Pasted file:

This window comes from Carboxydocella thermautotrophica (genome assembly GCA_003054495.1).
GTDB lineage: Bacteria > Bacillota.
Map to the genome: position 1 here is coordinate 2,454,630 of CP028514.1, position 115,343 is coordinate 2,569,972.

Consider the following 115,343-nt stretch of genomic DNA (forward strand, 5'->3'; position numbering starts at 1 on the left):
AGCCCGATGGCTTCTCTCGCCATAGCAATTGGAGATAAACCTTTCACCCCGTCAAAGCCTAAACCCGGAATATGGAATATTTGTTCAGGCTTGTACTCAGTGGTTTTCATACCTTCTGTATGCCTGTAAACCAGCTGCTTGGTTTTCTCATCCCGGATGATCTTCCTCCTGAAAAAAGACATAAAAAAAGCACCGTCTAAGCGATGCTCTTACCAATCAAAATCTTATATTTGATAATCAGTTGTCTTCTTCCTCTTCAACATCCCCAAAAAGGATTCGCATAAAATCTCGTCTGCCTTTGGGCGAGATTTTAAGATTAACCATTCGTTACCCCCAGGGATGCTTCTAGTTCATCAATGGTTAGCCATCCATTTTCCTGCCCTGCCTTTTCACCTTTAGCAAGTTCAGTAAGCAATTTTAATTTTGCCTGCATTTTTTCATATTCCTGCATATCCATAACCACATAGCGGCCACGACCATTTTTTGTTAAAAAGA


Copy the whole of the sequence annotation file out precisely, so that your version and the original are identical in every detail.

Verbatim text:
This window comes from Carboxydocella thermautotrophica (genome assembly GCA_003054495.1).
GTDB lineage: Bacteria > Bacillota.
Map to the genome: position 1 here is coordinate 2,454,630 of CP028514.1, position 115,343 is coordinate 2,569,972.

Consider the following 115,343-nt stretch of genomic DNA (forward strand, 5'->3'; position numbering starts at 1 on the left):
AGCCCGATGGCTTCTCTCGCCATAGCAATTGGAGATAAACCTTTCACCCCGTCAAAGCCTAAACCCGGAATATGGAATATTTGTTCAGGCTTGTACTCAGTGGTTTTCATACCTTCTGTATGCCTGTAAACCAGCTGCTTGGTTTTCTCATCCCGGATGATCTTCCTCCTGAAAAAAGACATAAAAAAAGCACCGTCTAAGCGATGCTCTTACCAATCAAAATCTTATATTTGATAATCAGTTGTCTTCTTCCTCTTCAACATCCCCAAAAAGGATTCGCATAAAATCTCGTCTGCCTTTGGGCGAGATTTTAAGATTAACCATTCGTTACCCCCAGGGATGCTTCTAGTTCATCAATGGTTAGCCATCCATTTTCCTGCCCTGCCTTTTCACCTTTAGCAAGTTCAGTAAGCAATTTTAATTTTGCCTGCATTTTTTCATATTCCTGCATATCCATAACCACATAGCGGCCACGACCATTTTTTGTTAAAAAGA